Businesses report losing IT staff who are being offered higher salaries by London-based employers but can work from home in Scotland.

Some Scottish businesses are recruiting IT staff from overseas (primarily India/Middle East). Starting salaries have increased by as much as 15% while existing staff salaries are expected to increase by at least 5% this year.

Labour shortages in tourism/hospitality will be a particular challenge as demand increases with the spring/summer visitor season starting and COVID restrictions easing. This may result in periods of closure or restricted opening hours.

Businesses highlight one reason for recruitment difficulties in rural areas is a shortage of affordable homes.

The impact of COVID continues e.g. staff self-isolating can result in businesses temporarily closing or reducing their opening hours.

Some business growth projects are being put on hold or slowing down as businesses cannot get staff.

Workplace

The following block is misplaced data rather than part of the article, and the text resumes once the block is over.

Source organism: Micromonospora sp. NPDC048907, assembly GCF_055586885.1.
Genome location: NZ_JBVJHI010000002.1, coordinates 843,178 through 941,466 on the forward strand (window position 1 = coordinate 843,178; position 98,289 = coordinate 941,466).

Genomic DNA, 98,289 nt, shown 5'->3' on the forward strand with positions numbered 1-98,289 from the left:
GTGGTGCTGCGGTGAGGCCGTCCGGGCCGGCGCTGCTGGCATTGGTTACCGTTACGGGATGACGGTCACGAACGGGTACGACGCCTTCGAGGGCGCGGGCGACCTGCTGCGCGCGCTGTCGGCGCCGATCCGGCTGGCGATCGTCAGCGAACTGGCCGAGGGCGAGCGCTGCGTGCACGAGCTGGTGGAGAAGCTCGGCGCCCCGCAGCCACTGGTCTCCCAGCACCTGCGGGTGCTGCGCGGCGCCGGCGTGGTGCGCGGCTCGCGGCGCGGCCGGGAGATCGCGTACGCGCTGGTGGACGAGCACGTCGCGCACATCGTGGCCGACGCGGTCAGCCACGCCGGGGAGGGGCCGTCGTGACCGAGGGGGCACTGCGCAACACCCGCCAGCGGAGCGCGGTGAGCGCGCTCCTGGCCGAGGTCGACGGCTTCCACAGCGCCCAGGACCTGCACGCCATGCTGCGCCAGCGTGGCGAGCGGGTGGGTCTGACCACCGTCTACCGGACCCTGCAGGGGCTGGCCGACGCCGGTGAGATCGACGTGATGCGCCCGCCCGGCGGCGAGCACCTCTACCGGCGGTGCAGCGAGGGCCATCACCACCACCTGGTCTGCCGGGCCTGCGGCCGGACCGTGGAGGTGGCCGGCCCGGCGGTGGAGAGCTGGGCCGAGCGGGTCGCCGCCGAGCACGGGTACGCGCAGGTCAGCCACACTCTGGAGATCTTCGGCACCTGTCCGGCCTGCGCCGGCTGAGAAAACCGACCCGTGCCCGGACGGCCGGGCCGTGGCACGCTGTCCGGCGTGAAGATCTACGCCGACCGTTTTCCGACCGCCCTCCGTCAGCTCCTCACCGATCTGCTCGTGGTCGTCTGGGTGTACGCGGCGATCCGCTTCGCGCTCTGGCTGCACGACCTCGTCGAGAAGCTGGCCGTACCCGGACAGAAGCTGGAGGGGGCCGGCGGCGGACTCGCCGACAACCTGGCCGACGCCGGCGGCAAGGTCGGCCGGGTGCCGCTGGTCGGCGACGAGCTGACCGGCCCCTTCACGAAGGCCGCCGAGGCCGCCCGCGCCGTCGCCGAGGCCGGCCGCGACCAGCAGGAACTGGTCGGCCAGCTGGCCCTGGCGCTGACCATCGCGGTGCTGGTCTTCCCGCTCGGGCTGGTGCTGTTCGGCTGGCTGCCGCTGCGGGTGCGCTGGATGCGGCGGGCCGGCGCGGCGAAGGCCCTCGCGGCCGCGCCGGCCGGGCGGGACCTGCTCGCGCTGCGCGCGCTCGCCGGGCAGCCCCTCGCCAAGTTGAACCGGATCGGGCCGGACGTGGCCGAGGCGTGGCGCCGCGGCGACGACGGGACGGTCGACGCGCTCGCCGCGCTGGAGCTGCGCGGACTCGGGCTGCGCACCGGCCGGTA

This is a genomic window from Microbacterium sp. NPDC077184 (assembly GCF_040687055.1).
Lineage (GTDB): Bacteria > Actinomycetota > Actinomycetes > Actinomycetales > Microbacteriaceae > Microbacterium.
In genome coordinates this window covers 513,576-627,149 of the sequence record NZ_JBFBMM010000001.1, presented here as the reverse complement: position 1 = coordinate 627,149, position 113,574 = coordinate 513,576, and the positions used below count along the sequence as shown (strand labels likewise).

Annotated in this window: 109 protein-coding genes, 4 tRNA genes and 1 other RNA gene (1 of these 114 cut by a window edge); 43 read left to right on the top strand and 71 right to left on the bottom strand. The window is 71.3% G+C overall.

Some businesses have closed their offices and gone fully remote. In addition to keeping costs down this allows them to recruit globally more easily.

Businesses with large offices that have adopted hybrid working are repurposing office space for storage and, in some cases, laboratory/engineering space.

There has been mixed feedback about the return to face-to[1]face meetings with customers and attendance at trade shows - some businesses are happy to do this in person while others are preferring online. For some businesses, it is easier and more cost effective to attend virtual tradeshows.

Out-of-town locations, especially manufacturing plants, can have issues recruiting staff where transport links are poor e.g. being unable to operate night shifts as there is oftenno public transport.

Energy prices, supply costs and supply chains

Higher energy prices are hitting most businesses - increases of 400% are not uncommon, which may lead to price rises and even threaten the viability of some businesses.

However, some businesses are unable to pass on rising costs to customers – either because of contractual reasons or because of the impact it would have on demand.

Scotland’s large industrial manufacturing sites are typically heavy gas/electrical users (manufacturers of food, pulp/paper, chemicals etc) for whom energy bills account for around 20% of operating costs. Fortunately, many large energy-intensive businesses tend to procure energy through in-house specialists and hedge purchasing months ahead.

Some manufacturers are pausing activity due to supply chain issues e.g. getting components from Eastern Europe, and/or the ongoing global shortage of semi-conductor chips.

Sectors